At the Orthopaedic Trauma Association Annual Meeting, Brett Crist, MD and Ravi Karia, MD presented this symposium, designed to increase knowledge of appropriate and safe use of ciNPT and improve outcomes in lower extremity surgery. They review clinical evidence, case studies and provide a practical demonstration of the latest evolution in incision and surrounding soft tissue management in lower extremity.
Understand the impact of surgical site infections
Tips and pearls for successful outcomes in lower extremity surgery
Review recent evidence examining the importance of using negative pressure therapy for incision and surrounding tissue management
Discuss case examples of outcomes associated with negative pressure therapy in complex lower extremity cases
Take part in a question-and-answer session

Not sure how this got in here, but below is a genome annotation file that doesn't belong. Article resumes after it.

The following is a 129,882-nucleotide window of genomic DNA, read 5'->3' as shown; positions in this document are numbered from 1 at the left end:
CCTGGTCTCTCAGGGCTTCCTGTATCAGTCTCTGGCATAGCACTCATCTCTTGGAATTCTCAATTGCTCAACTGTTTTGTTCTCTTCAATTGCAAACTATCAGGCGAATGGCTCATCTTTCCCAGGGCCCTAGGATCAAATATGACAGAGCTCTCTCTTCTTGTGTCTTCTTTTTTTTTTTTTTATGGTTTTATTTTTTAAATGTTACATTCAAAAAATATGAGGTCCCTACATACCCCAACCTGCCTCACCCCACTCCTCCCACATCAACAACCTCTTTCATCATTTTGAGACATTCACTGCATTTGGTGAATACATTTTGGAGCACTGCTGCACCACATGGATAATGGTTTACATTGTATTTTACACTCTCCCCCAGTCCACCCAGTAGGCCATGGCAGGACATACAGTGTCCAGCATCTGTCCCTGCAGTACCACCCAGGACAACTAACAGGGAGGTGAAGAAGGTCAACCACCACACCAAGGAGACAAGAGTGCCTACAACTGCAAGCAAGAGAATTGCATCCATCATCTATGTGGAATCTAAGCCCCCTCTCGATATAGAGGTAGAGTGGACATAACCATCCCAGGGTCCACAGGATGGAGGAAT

good afternoon. I'm Janine Hartfield, medical education manager with three m. I'd like to take this opportunity to welcome you to the symposium titled Next Generation Negative Pressure Therapy for Incision and Surrounding Soft Tissue Management. Improving Outcomes Following Lower Extremity Surgery This symposium is designed to increase knowledge of appropriate and safe use of close decision negative pressure therapy and improve outcomes. Are presenters will review clinical evidence case studies and provide a practical demonstration of the latest evolution incision and surrounding soft tissue management in lower extremity. Mm. I'd like to point out that if you have any questions about safety information or any indications for use for products discussed during the symposium, please refer to labelling provided with the product or visit the three m k CI website at www dot facility dot com for detailed instructions for use. Today, I am honoured to introduce Dr Breakfast and Dr Ravi Correa. Dr. Chris is vice chair of business development director of orthopedic trauma service and co director of the Orthopedic Trauma Fellowship in the Department of Orthopedic Surgery at the University of Missouri School of Medicine. Dr Correa is the associate professor and vice chair of Clinical affairs in the Department of Orthopedics at the University Texas Health Science Center in San Antonio. Those of our speakers have disclosed any commercial relationships that may be relevant to this talk. Most notably, they are both paid consultants and speakers for Casey, now part of three. Our objectives for this symposium are to help our viewers understand the impact of surgical citing section, provide you take some pearls for successful outcomes and lower extremity surgery. We will review with you a recent evidence examining the importance of using negative pressure therapy for incision and surrounding tissue management, and will provide a case. Examples from our speakers own personal experience. And finally, we strongly encourage you to use this time to ask questions of our experts so that you may get the most out of this educational activity. Now, without further ado, I will take. I will turn the light over to Dr Korea. Okay, thank you, Janine, for that introduction. Before we get started, I'll just review today we're going to discuss negative pressure therapy for incision management. In the discussion of that, we'll discuss why this came about will discuss research starting from the bench to animal studies including human trials, and we're going to introduce a new concept. As we've determined that negative pressure looks so well for incisions, we've now started to use it for surrounding soft tissue management, so to keep on our time frame will just get started. For those of you that are unfamiliar with Trevena, the dressing here is shown as a purple dressing. You can see it's very similar to the black sponge that everyone is familiar with. The big difference is not seen. Here is the layer of the dressing that contacts the skin. So this has been engineered to be appropriate to touch the incision and skin and, more importantly, the wick moisture away. Okay for today's talk and the audience today, we're going to focus on extremity injuries. Extremity fractures of the foot and ankle will focus both on high energy and low energies. When we're looking at high energy fractures. The big issue that we see issues there's problems with is the amount of soft tissue trauma that soft tissue trauma puts the incision at risk, uh, increasing rates of Burundi, Hisense and infection. When we talk about lower extreme low energy fractures, really, we're talking about the ones with patients that have co morbid conditions, whether it's diabetes, whether they have vascular issues, whether they have poor nutrition, for whatever reason or smokers. These patients also can have problems with wound healing wound infections. But more than that, they also have issues like in the high energy ones. With swelling, we expect swelling in our patients. We expect swelling in the in the injuries of the foot and ankle and swelling can cause problems with wound healing and increased complications like the Hisense and infection. But more than just at the incision, swelling causes problems for the entire extremity, from pain control to an inability to do range of motion to poor mobilization. And at least in theory, there's a concern that the more swelling there is, the more formation of scar and fibers tissue There will be at a later date. So moving back to just the incisions, we don't have to really talk too long about why we should be concerned about incisions. When you have surgical site infections that increases costs dramatically, that increases length of stay dramatically, and some payers, especially our government payers, are starting to not pay for these complications, and this is before we even really get into what happens to the actual patient. So when looking at this as a whole, this is a good slide to really put everything together. We want to try to determine which incisions which procedures were worried about which patients were worried about. There's nothing on this slide that isn't very obvious. There are certain incisions, whether it's trauma, traumatized tissue, high tension, incisions that we worry about. There's certain patient factors. We worry about the diabetics, the obese, the tobacco use. And there's certain surgeries that we have concerns about. So this is a good starting point to where we where we can lead into the research that's being done on negative pressure. Incision management, K CI now part of three m has done a really good job in separating this right so we can look at the research as what happens immediately from when you place the dressing right after surgery. What happens in the first few weeks and then what happens long term, even if some of that is theoretical so immediately? One of the things that I like a lot about the negative pressure dressings is that this is addressing that once applied in the O. R. Is going to stay in place for seven days. Some of the benefit that you'll see in this is just from having addressing in place for seven straight days. It's not being disturbed, and that's before you even get into the science behind all this dressing works. So this is a pig study where there's two incisions made and Trevena was applied for three days when this was removed. They looked at these incisions two days later. And yes, you can see the control incision looks fine. That wound is healed. There's no signs of infection. It does not appear to be draining. But when you look at the dress the wound that had the Praveen a therapy that incision is not only healed and looks good, it looks quite mature, too. It looks like an incision that you'd expect a few days a few weeks later, so that's some level of proof on how well this device works. The next slide is a little bit more theoretical. When we when I first looked at Trevena, you look at it and you think it's a compressive dressing and I like compression of my wounds. You think that you apply the dressing, you hook up section and it just squishes down and you get some localized compression on that wound. That is not what's happening. In fact, it's quite the opposite. It's not a compression dressing. It's a decompressing dressing, and so when you apply the dressing and you apply suction, that vacuum effect just does that. The top layer of skin and a few letters get sucked up to that addressing. By doing that, you're able to normalize the tensile forces across the wound. And so you can imagine if you have a highly, uh, tense wound in the middle, the dressing being much wider than the wound. The sides get pulled up, relieving some of that stress in the middle. Furthermore, further down in the wound by relieving and normalizing the tension forces, you have less dead space because those forces have been normalized. So again, that's pretty theoretical. But how do we actually test that with science? Right. So the first study here you look at the force that's required to stretch an incision open one centimeter, and with Trevena therapy, it's significantly stronger whether it's future or stapled next. I had brought up the decrease in dead space. But what happens in the dead space it's gonna fill up? It's gonna fill up with hematoma. Ciroma going to fill up with something you don't want there. So how can we prove that dead space is less and there's last hematoma? Ciroma formation. This is over the next few weeks, so the simple way is just to measure it. So, looking at an ultrasound model, you can the same pig model that was used previously. You can try to measure the size. The volume of hematoma, Ciroma that's underneath the surface. Well, again, here we see with Trevena therapy, it's less at a significant at four days after after treatment. But more than just stopping it, this is this is reality is why did that happen so we can understand it. This is probably the preeminent bench study with Trevena, and I really like it doesn't make a lot of sense, but, um and it doesn't make sense because I really don't know what Nana spheres are, but this really helps explain why this is happening. So Nana spheres are molecules that you can inject into this dead space you can inject into the syringe or hematoma, and what they did here is they were able to follow where those nameless fears go. So by decompressing the tissue that opens vascular structure, so it opens blood flow. But what? It also opens its lymphatic flow. So the lymphatic vessels have also been opened. And when you apply Praveen a therapy and then you go and biopsy the lymph nodes in the area, you notice that there's so many more nana spheres in those lymph nodes and without preventive therapy. And so the way this is working by decompressing those lymphatic vessels open up and can take all that hematoma Ciroma material, which is all the extra cellular fluid out of the way of your wound, relieving tension and improving the chances that this wound heals uneventfully. All right, now, as we go to the long term, we're gonna look at some clinical trials for this audience for these fractures, really. The gold standard trial here is done by Jim Standard about eight standard. About eight years ago here, he took 250 patients and they were randomized to getting negative pressure wound therapy, right? These were high risk fractures, tibia, plateaus, P lawns and cal Kenya's fractures. And when you see their end result that had significantly decrease infections and wounded, his is so this is a relatively old study. It's eight years old and the in fact used regular negative pressure wound therapy, just black sponge on skin and not really for that long of a period of time. And they still had these great results. We can do a cost analysis, and the cost of the Praveen addressing doesn't come close to two. How much savings you get by not having those infections and not having those take backs to surgery. Now there's a lot of other studies that we're going to go over fairly quickly because they're not directly related to orthopedic trauma. So revision, hip and knee surgery. This is a study that was done a few years ago and looking at it after applying for vino therapy, you can see significantly decreased risks for wound complications, surgical site infections, re operations and deep perry prosthetic joint infections or zero in this study. So this is really good data to show. How do we How do we make this applicable to Ortho trauma well revision hip surgery is not too dissimilar to high energy pelvic established surgery where you do not have an ideal a soft tissue envelope to work with. The next two are outside of the world of orthopedics, the first being poster. Not to me. Okay, so having to do an incision over a bone that subcutaneous I think we're familiar with that. And with a trauma as well as a study that involves groin wounds. Right. So having to do an incision on an area of the body that's not necessarily clean. Both of these with Praveen a treatment showed significantly less infections. Alright, so now we're gonna divert and start talking about How did the Praveen addressing come about? Where did we start from? And then we'll introduce another dressing that has recently hit the market and why we think that this is an improvement over what we've had before. So standard incision management, right, So we have some amount of gauze. Maybe some folks use, um, you know nonstick before that, and then we place tape over it. If you have an incision that's not gonna drain and you have surrounding tissue, that's healthy, and it's not traumatized. This likely works. Okay, you can probably places dressing on, and two weeks later it's going to be okay. An orthopedic trauma. Too often we don't have that. We have dressings that may leak a little bit. We have traumatized tissue. We have the ability to have dead space, which creates hematomas and aromas. So we're looking for something a little better in the high risk patients. Negative pressure wound therapy started about 15 years ago, and remember, this was just the regular black sponge with the tape over it. And that black sponge is not designed to wick away moisture, right? It's designed to take large quantities of moisture and take it through the tubing out to the pump, but it's not designed to stay dry on the surface. So the challenges were it was a little bit hard to put on. For those of you that remember and the Perry wound, management was challenging because when you place this on a traumatized wound, you take it off in a few days or a week, and you'd see that the wound edges were macerated because they were staying wet. These results led to the development of the venous system. So here, before we even talk about the slide, it's just that layer of dressing that touches the surface. It's anti wick material that will take moisture away. Get it up into the sponge so it can get it off of the wound quickly and so that first layer stays dry. You can deliver continuous negative pressure for seven days. Based on what we talked about being a D compressive dressing. You can decrease the tension at your wound surface. You can remove fluid and in a way and almost as important, you're allowed to keep this on for seven days without it being disturbed. So key differences. Some of this? Yes, his opinion right. But I think that that layer is definitely a game changer. Also, it's a lot easier to put on right. This is appeal and place dressing, Um, and so one of the thoughts that we've had over the years is if it's so good for a wound that's closed, what about using it on skin that doesn't have an incision at all? Can we use the same type of dressing on just native skin or skin that in our world has been traumatized, so getting to a quick case example here, you can see this is a proximal tibia injury, and some of those wounds are traumatic. Some of them are surgical. Uh, but this is a bad day for the patient. This does not look like a great day in the O. R either. And so you can see just supplying regular dressings here. Bring some concerns, right? You have areas of skin injury, they're not part of the actual of the lacerations or the wounds. You have a traumatic wound that there's a good chance may leak a little bit. And when we add something to this to help prevent complications. So this is a case from a number of years ago. Luckily, I have residents and I had a resident stick around and take the time to place a customizable Praveen addressing across this. And you can see how this takes a little bit of time to get into all the right places and to apply the therapy where we're worried about it. But it is very functional, and it works very well. Here's another example. From just a couple months ago, another bad day at the office and another bad day for a patient. Here's a distal tibia fracture, and you can see a combination of some traumatic lacerations as well as some surgical wounds. But you can also see that the surrounding tissue is also traumatized, right? It's not just where there's incisions. This entire circumferential lower extremity has it sustained trauma. So what can we do for this? And here we can introduce the latest in new shapes and the Praveen a product line. So this is Praveen to restore access to form. It's form fitting. It's designed to fit around the foot and ankle. But you know, we've noticed that you can use it in other areas as well. It increases surface area. Why is that important? Well, it's very important that you control all the incisions, but with the increased surface area, you can actually apply this therapy to more than just the incisions. You can apply to the traumatized tissue that surrounds the incisions and still get the benefit of decompressing those areas, improving lymphatic flow, improving blood flow that will hopefully help mitigate the swelling and the issues caused with the swelling. And you get to retain the ease of the ease of application right. We can do this with a customizable dressing, but this is another appeal in place dressing that is a lot easier to put on. So back to the case, the more later case here, the images again to remind you. And here is this dressing in place, right so you can see how it fits very nicely. There's not any areas of bunching. It fits this area of the body quite well. It sucks down nicely, and you can see how we've been able to get all the incisions and one peel in place dressing, as well as addressed some of the surrounding soft tissue damage. So some of the tips for applying this one clip the hair. We want to have clean, dry skin. When we say position the extremities really position the joint in a neutral position, so position the ankle. Position the foot in a neutral planet. Great position. I usually start on one edge. I start on the area I'm most concerned about, so I get maximum coverage there and then I work around. There are some patch plastic stick strips where you can use if there is some concern for bunching. If the patient's size or where the decisions are varying. So next I believe we're going to have a quick clip of one of them being applied. So we'll get to that next. Here we go. And so you can see here. What we've done is we've drawn a number of incisions along the foot and ankle, and some of these can be surgical. Some of these can be perky, Titanius. Some might be traumatic as well. Obviously the video is sped up, so we don't have to watch everything in real time. Um, and now you can see the ease of placing lights. You start to determine where you think you need to place it first, and then it's really just about taking all the tape off, and sealing it down later in this presentation will show an example of what you do. If there's some bunching and how you can use some of the patch strip tapes to mitigate those issues, um, it is helpful to have two people to apply this. As you can see, there's two sets of hands working there, Um, just so that you can work on both sides and try to make sure things are getting stuck down. As you can imagine, the areas of potentially tend to be right there. Um, and the door, some of the ankle and foot. And so just a little pressure There can help get that seal down there. You can see when it's fully done. All right? Is that is that video ends I'm going to hand off to my co presenter, Dr Chris, who's gonna go through some case examples. All right. Can everybody hear me? Okay, probably. Can you give me a thumbs up if you can hear me? All right. So we're going to go over a few foot ankle cases here, and there'll be some videos for the CT scan, so hopefully those will come across. So case one is 43 year old who fell 12 ft off of a ladder. Who's a smoker. And this patient was, um, x six, an outside facility and referred for definitive management. So here's, uh, see, if this CT scan will go, it doesn't look like at least I can tell that it's going through the CT scan. There we go. Okay, So these are the actual cuts, so you can see primarily interior and an trilateral involvement. And then he also has Cal Kenya's fracture that you can see there. And then these are some other reconstruction, uh, to the reconstructions, and we'll see those in videos here in a second. Here's the first one, I believe, the satchel reconstructions view that you can see and then this next one will be the criminal. And I know it may go kind of fast, but should be able to get the idea that there's definitely articular involvement of the Cal Kenya, um, and primarily and your involvement of the pylon. So just with that information from the CT scans either are the thoughts that I had for the pylon fractures. So intermodal approach with the medial plate and trilateral approach with an anterior lateral plates, uh, and remedial approach with two plates. An an trilateral approach with an trilateral plate and the rim plate. Because there is interior compaction and combination that you can see there and then basically three places the fifth option, including a rim plate and an intra lateral and medial plate. And then the last option that I thought of was the anti lateral plate template and then a screw going through the medium loyalists into the metaphysical region. And so that's what I had planned on doing so. These are the pictures on the day of surgery. He's been in its external 62 or three weeks, and I got transferred up day before surgery and he had a lot of you can see hemorrhagic fracture blisters that had re epithelial is, and so he spent a bit of time kind of cleaning it up before proceeding with surgery. And these are just some intra operative floral views showing the initial articular disc compaction interior early and maintaining the Mata Feel or Die official segment to the poster molecular component with K wires and then getting that interior impacted segment down and placing Allah graft bone there to help kind of filling that void and then provisional wire fixation, as you can see there and then placing like I mentioned a separate interior rim plates. And that's just because the primary implant, which is an anti lateral plate, really wasn't going to provide enough support for the articular surface, which is going to take a while to heal. You know, I was worried that it would kind of re displays back into that impacted area that was filled with bone with the L A graft. And so that's what it looked like at the end of the procedure with the screw for that medium molecular component that really wasn't displayed. So he didn't have very much media column involvement. And that's the lateral view there. And then did Al Gore Donati on a vertical mattress futures foreclosure and just measuring the length of the incision. As you can see there with a ruler and then use the actual form dressing that covered, I wanted to also kind of prepare his Cal Kennel area, where I was planning the incision or surgical management for that. And so I wanted a larger dressing that would help protect that rather than if you've used Trevena before or any kind of negative pressure device at the on the skin at the edge of the sponge, you're going to see a change in kind of a demon control, and so you're going to get increased the DM at the edge of the sponge, and so that's why I wanted to kind of protect that area. And so the indication for this patient was it's high energy injury you had to. High risk injury is not just yuan fracture, but also can, in particular Cal Kenya's fracture and, UH, three a three a. B uh Sanders. And then I was planning on stage management, and he was a smoker as well. So that's what it looked like after the dressing was compressed with negative pressure. So inter lateral and medial aspects of the patient's slim and then he actually stayed in the hospital for seven days because he's from about five or six hours away. But ankle looked like when the patina came down. Actually, form dressing came down on Day seven. You can see that anti lateral incision. There was actually areas that looked like that. It's already we have to feel. So I was pretty impressed with that. And then you can see that where the edge of the dressing was in the forefoot area, and you can see that on every time I've used the Praveen on a traumatic situation, you can see that edge area where there's a demon kind of D markets. And so I thought his Calacanis is ready for surgery, and so the video will play for the criminal reconstructions that show is Cal. Kenya's here in a second, but these are the different approaches that I've got to go about it. A lateral approach with a locking place, which now he's four weeks out from his injury. The alternative would be a sign of starts to approach with a locking plate, per cutaneous fixation with external fixer assisted reduction and screw fixation. Extents are lateral approach with bone graft. And then, uh, you know, try to elevate the articular surface and maintain it with obviously implants and then extends a lateral with acute sub Taylor fusion. Yeah, and so the video will play here in a second. So I will go through the reconstruction CT. You can see the involvement of the post here for set. And this was obviously pre fixation of the pylon. And so this is what I thought I wanted to do. I thought because he was now four weeks out, it would be pretty challenging to do. And I think it might just replay that video again. Sorry. Yeah, yeah. Give you another chance to see it. So, basically throughout the landmarks, including the central nerve, and that you can see an extra pinsight was right in the middle of this flap, which made me a little anxious as well. That's why. Also, why I wanted to use the actually form. And so these are inter operative photos. Shit, This is on the right, showing the articular depression and floral views there. You can see that as opposed to fit. That was pretty impacted. He's very short. So by the time I got his articular facet are opposed to your cassette back where it needed to be, he had a large defect. And usually I don't bone graft the defects because of the the idea about the triangle, uh, that perpetuated about not needing necessarily bone grafting. But this was too much of a void to me to leave alone. And so, basically, this is what the clinical photo looks like with the butcher first set reduced. And then I placed back the lateral wall to make sure I wasn't off as far as hell hype or lengthened. So that fit in nicely. And then these are actual views here on the left and the right of the lateral view of the plate in place. And then that's I think I used 60 ccs of Allah graph to settle in that defect. And then that's what it looked like at the end compared to his opposite foot. And this is what it looked like with again Al Gore tonight featuring. And that's how I looked at the end, and then I did another actually formed dressing. You can see here because again, he's a smoker. He had recent Fillon surgery, and so he had a high risk of potential wound breakdown and a delayed surgery. So this is when his futures are ready to get taken out two weeks later, after or after this call. Kenya, I thought you can tell the demarcation of where the swelling was as well, when the actual form was removed. So in summary. For that case, high energy injuries were actually for addressing smokers stage management. I felt like it helped me decrease the amount of time that I needed between surgeries. I felt like in this case it did help wound healing and definitely decreased swelling. As you can see in the photo. This was between the two surgeries, so we'll move on to case two, and then, uh, this is another P line fracture. 39 year old female with Renault syndrome and a recent urinary tract infection who fell off the ladder in our house while getting into her attic. And she presents about two weeks after her injury. Uh, this is the C T scan. No play here in a second, so there's a decent amount of articular combination, and this is the coronal reconstruction. Mhm. Yeah, yeah, yeah. And then the satchel reconstruction. Mm, yeah. So there's not a lot of impact in just a lot of different areas of articular involvement. And so the thoughts that were going through my mind would be and remedial approach at the medial plate and trilateral approach with an trilateral plate direct anterior approach with an trilateral plate and an anterior lateral approach with two plates. So I chose I felt like her media column involvement was also pretty straight forward and simple. There wasn't a lot of combination and her skin just with right now, and it looked like she may have been potentially amorous A, um uh huh. Basically carrier just what she had different skin lesion. So I wanted to minimize the number of incisions, if possible. So she underwent kind of kind of normal fashion, getting the reduction sequence, getting the poster meticulous to the metadata facil region and then reducing the medial and anterior lateral components back to that. And I promise you, the screw is not in the joint. I looked after the joint visually, and that's what she looked like at the end of surgery. The indication for actually form dressing was that she was a smoker, had renowned syndrome and then I just didn't like kind of how her overall skin appearance looked up. She wasn't obese or anything like that, or diabetic. I thought she was at a high risk for wound breakdown. And so this is the dressing going on and you can see here it covers the majority of her ankle. I thought it really protected the entire air pretty much the zone of injury for her, which appreciated. So these are her splinted X rays, post operatively. This is that two weeks and you can see the arrows emphasizing that area of demarcation where the edge of the sponges and so having a wider dressing like this move that demarcation out of the zone of injury, at least for the surgical incision. And so I think that that's definitely an improvement. There she she's at at three weeks, six weeks. She did have a little bit of breakdown. Dis leave, but it was superficial. And that's going on to heal as well. And she just actually saw her yesterday. And she's weight bearing is tolerated. Um, this is her at 10 weeks, and she's got even better ankle range of motion now. Um, and she's still using crutches. Um, two crutches. Mhm. So for that one again, the reason for using the actual form dressing was type of injury. That's the high risk injury right now has disease. Uh, and then smoker and it definitely I felt decreased swelling. As you can see, that clinical photo. And I thought in this high risk patient, um, improved her wound healing potential. So if that we'll switch back to other application techniques by rowdy. All right, thank you. So we'll just have a couple of slides here, another video, and then we'll lead into question and answer. So what about other places? Other techniques to the unique shape lends itself to other locations. Not just the foot and ankle encourage people to be creative. They promise more shapes and sizes to come. Um, you know, those that are familiar? This was the first in the new shapes for orthopedics. Restore art reform was designed for the knee. This is really designed for total knee replacement, and we've had some of my partners use it. Um, when I first saw it, we decided to use it for approximate tibial plateau in a duel incision, and so just turning it 90 degrees. And it fit both of those decisions and got good surface area as well. Um, here it is. Worked. This is the Arthur form worked around a a multi plant or external fixation device. And next we will show a video of it being applied on the posterior surface of the ankle. And so you can look at this as a potential Achilles, or, you know, maybe a poster approach to the Lafont. But again, here we are drawing a number of different incisions, Um, where they could potentially be and again, same peel in place where we start here. We start on the lateral aspects, and you can see here is an area where you could theoretically have some concern with bunching. But just taking your time with, you know, applying this, uh, making sure you get this down. Um, you know, the the areas that are supposed to stick and seal down to the skin surface. And if there's any issues, they actually have the extra take pieces to apply and to prevent any issues with that bunching. Now, here it is being sealed, and you can see how there's some extra stuff being added there very quickly, and now you can see how it is applied. And one thing to really notice is you can see how the model that's wearing this, how they're able to move around very well. They're able to move their foot and ankle fairly easily. Uh, they're able to kind of keep keep their range of motion up despite having this dressing. Alright. So conclusions. I'd say accident form is a significantly improved dressing shape, multiple uses around the foot and ankle as well as others. Um, it's nice to say that you can apply one peel in place dressing to multiple incisions instead of having to choose the one you're most worried about, but also an equally if not more importantly, you can get more soft tissue coverage uh, to, uh, cover traumatized tissue that you know is damaged. And, you know, this therapy can give some benefit to, um we have allowed. We've noticed that when you improve the swelling, you're gonna have improved wound healing, decreased pain, faster soft tissues, healing and less complications. Um, and my last statement, sometimes even away from Texas, bigger is better. And with that, I believe we're gonna go into question and answer. Mhm. Yep. So there are. There is one question and the question answer. We'll tackle this one. I'll let you answer. Um, So the question about the Trevena is that it's the one time use base. Um, do you change the dressing portion, the suction type between during that seven days or what the actual form would be for two weeks Because of the concern that you're not looking at the incision, could there be an infection developing underneath? Um, so how do you decide when to peek out the wound, or when do you usually change it? Sure. And so, uh, to be clear, you know, these are designed for seven day dressing applications, and, you know, I think that you know, the days of checking wounds routinely on post op Day two and then checking them every 1 to 2 days after that. I think we should, in my opinion, do away with that I think were causing more harm. When we're worried about an infection, there's a lot of other things that you can look at. How is the patient feeling? It's a pain increased. Are there any indices, whether it's vital signs or laboratory studies that are going up? And remember, it's not a circumferential dressing, so you still can look at the tissue around it where there isn't therapy and you can see Is there ara Thema? Is there increased swelling that's not being taken care of by the dressing? So I think there's other ways to really look at this dress. Look at the wound. If there's concerns and, yes, you can just take it off. But I believe that the importance of leaning on for seven days, the vast majority of the time is going to give you more benefit than concerns about not looking at it. So I'll take the next question, um, from Dr Jeff Smith, any pearls or cautions with use and trauma. I think some of that we discussed the other. You know, infections are real, Uh, when complications are real. And I think that when you apply this dressing when I apply it, I'm I'm getting ready to to not look at this for seven days. I'm getting ready to put this on and say I'm comfortable not taking this down in seven days if something changes it. Great. Um, if this is a wound that you really want to look at in that time frame, maybe wait until you're comfortable with that seven day period because, um, it really does help. The therapy is continuous over that seven days, and you're going to see the benefit if you leave it on for that time. Um, next is a question. Has this been used in conjunction with a dick loving injury? And I'd say absolutely it has. Um, you know, degloving injuries maybe aren't as common around the financial, but we've used them up in the thigh and around the pelvis. And I think where they help is something I talked about earlier in terms of the basic science in, you know, when you're trying to clear fluid in a dead space, having those channels open really does make a difference. And so allowing that vacuum effect to allow for some improved clearance of fluid from a dead space can be helpful where you're going to struggle. As if that if the skin above that dead space of that degloving injury is dead, of course, this is not a miracle worker. It's not going to revive that skin if it's already dead. And so I think that's something that needs to be looked at. Uh, when you're applying it, Okay, next question is privy to How helpful is it for wounded citizens or, if an implant is exposed, any effect on graduation? So I think remember that this is a different dressing than the black sponge Direct. The black sponge dressing is really designed for the wound, not epithelial tissue, right? And so the black sponge is what we really think is going to help with graduation tissue. Um, I would not recommend putting Trevena if there is exposed implant. I think in that regard likely we need to go back to surgery, make sure we have control of our wound. Make sure that there's adequate soft tissue there that can heal over whether it's a flap. Something of that degree, um, wounded in essence is a little bit of a mixed bag, right? There's wounded. His since that are just wounds that are draining a little bit with minimal opening. I think Trevena can help, and we've used that in that regard. But if you have a faulty Hisense and you're looking at the majority of that wound showing tissue below the feeling layer, I think in that regard, oftentimes you need to go back to the O. R. To get control of the wound again, maybe even some time. Traditional black sponge back prior to going to Praveen Praveen is really more beneficial for a fully closed wound. I definitely think I would avoid, uh, using this as a way to granulated tissue over implants. I think if you have implants exposed like Robbie was saying, you need to, uh, kind of come up with a different plan as far as addressing soft tissue coverage. That's where I'd get partners involved and do soft tissue transfer or if the implants can come out and that's another option. But I think this I don't believe this is meant to be a substitute for just standard. You have tissue coverage procedures, Robbie, do you just some kind of general questions? Do you think that you're privy to use has primarily switched to act your form? Are you still using the seven day pump consistently Like what helps you decide? So for me, if I can If I feel like I'm in an area where I don't feel like I'm wasting actually for me, if I just have one incision, I do have a hard time switching to actually form. But if I have multiple incisions or really traumatized soft tissue envelope or I think I can fit actually form or Arthur form there, I'm gonna use that, um, for a number of reasons, I think the more surface area which I've talked about a lot today, is a big deal. Second, having the 14 day pump does make it easier with in terms of follow up. Um, it's one thing if the patients are staying in house, it's not so hard. But if they're being discharged, having those extra days does make it easier with clinic follow up, especially given our current covid situation that has made it easier to diminish the times. We need to see our patients and follow up. And so, as often as I can, I'll use tax reform. Uh, one other question came in, um, so with Trevena use or actually form use, um, in other areas like the example that was brought up is that he's bringing up as a hip replacement. Are you able to avoid using external drains because you're using in visual negative pressure wound therapy? Sure. So I've never been a big user of external drains. I've never liked them. Um, but I think that what the question is, can we decrease wound drainage of used Trevena? And part of it sounds counterintuitive, right? If you're sucking on, if you're providing suction to the wound, are you going to create more drainage? Well, when you really talk to the engineers and they talk about this decompress effect, yes, the canister is there for excess fluid. But if everything is working well and we've done a good closure, we don't really want to see drainage in the canister, right? We want to be able to say we're bringing the tissue up to the dressing that creates a vacuum effect below that allows the fluid to flow via the lymphatic or the circulatory system out, and so that should help decrease any fluid that comes up to the surface. And so I would say to answer a question. I do believe when used Trevena, you end up getting less drainage outside out of the wound, you just get better flow. Uh, I don't like using drains. If I did, I think Trevena could help, uh, decrease the need for them in certain situations. Yeah, there's actually been a small case series published with Trevena use on total hip incisions, where the aroma was much smaller in patients that had negative pressure. One therapy. And because it's something related to the like, you said, as far as the opening, the flow for the lymphatic. But it's not just the width of the dressing is the height of the dressing, which is important, so thin dressing doesn't really cut it. It's part of it. Is that hike part, and so that kind of, um tags into one of the questions that I was going to ask you, because people not necessarily for traumatic foot and ankle ruins. But we'll use um, like Derma Bond or other commercial dressings like Borneo that incorporate Derma Bond. Do you feel like those types of closure devices with additional negative wound therapy is overkill, Or do you feel like that's additive? What's your thought about that? Um, so in full disclosure, I've never been a big user of it. But, you know, a lot of folks will say, If you seal the wound, what's the purpose of having this dressing? And I think it's not overkill because you're still getting the other effects, right? You're still getting the wound being brought up to the dressing. You're still normalizing tension forces. You're still, um, creating the decompression effect that we've talked a lot about. So I don't think it's overkill because you still get all the benefits of the ravine addressing from the engineering, even if you're unlikely to get as much leakage if you use, you know, a type of skin blue that you mentioned. Yeah, and so I actually do a lot of inter total hits, and I still use it even in patients that are high risk. Even if I use, we're feeling device like a like a term of entrepreneurial because of the effects that you mentioned one of the things that is going to ask you based on your volunteers, for your placement videos. What did they I don't remember if you said, but how did they say it felt when it was? Uh so you know, and I mentioned most of them like you can see how they can move everything. There's not as much of a feeling as you'd expect. You know, most people think, like, Do you feel like your skin is being sucked up? They don't really describe that. They don't really describe pinching. Um, it almost in a way, feels back to what I said before, Like a compress and dressing like a compressive sleeve or something is what they would describe. Um, is what it feels like, which we know isn't quite what it is, but it's none of them described it as being painful or itchy or anything like that. So I wouldn't say there were any negative any negative feedback for those folks that added on it seemed like they were really like you mentioned, really able to move around their ankle quite easily. Uh, what are your Sorry? Go ahead. No, I said yeah, that You know the range of motion with it is pretty impressive. They've actually spent a lot of time with the design of it to allow for joints, whether it's a knee and ankle so far to keep moving in their natural range of motion. Yeah, maybe there aren't any other questions in the Q and A, but I'll ask you kind of a final question. As far as like your thoughts about other negative pressure devices that are meant for decisions, Um, whether it's a thinner dressing or, you know, a different type of pump like what? What do you feel is the big difference for the Trevena kind of line versus those products in your mind? Sure, you know, there are a couple of other that are on the market, and when you first look at them, they actually look a little easier. Uh, they're smaller dressings. Brett. You mentioned the thickness of the dressing and how that's important. A lot of them are very thin. A lot of times the motor is very small, and I, in my true opinion, is if you're just looking for an isolation dressing like all you're looking to do is to put something on that's gonna last say seven days. Whatever. I think there's other ones are just fine. I think the difference with Trevena is given the thickness of the dressing. Given the power of the pump, you start getting the increased benefits. It's not just about isolation. It's not just about being able to control what flows out of the wound, and it ends up being more about decompressing effect that we spend a lot of time talking about it. I think the only dressing that involves negative pressure on the market that does that and has proven that is Praveen. Great. Thank you. Thank you both So much. On behalf of three m. I'd really like to thank Dr Chris and Dr Correa for sharing your expertise and your insights with us today. And I would also like to thank you to our center. Thank you. Our attendees for being part of this program. If you have further questions, please email them to medical education. Webinars at mm mm dot com And we will be sure to get your questions answered. So thank you again, doctors and thank you, everyone for your time today. And I hope you all have a great weekend. Thank you. Thank you.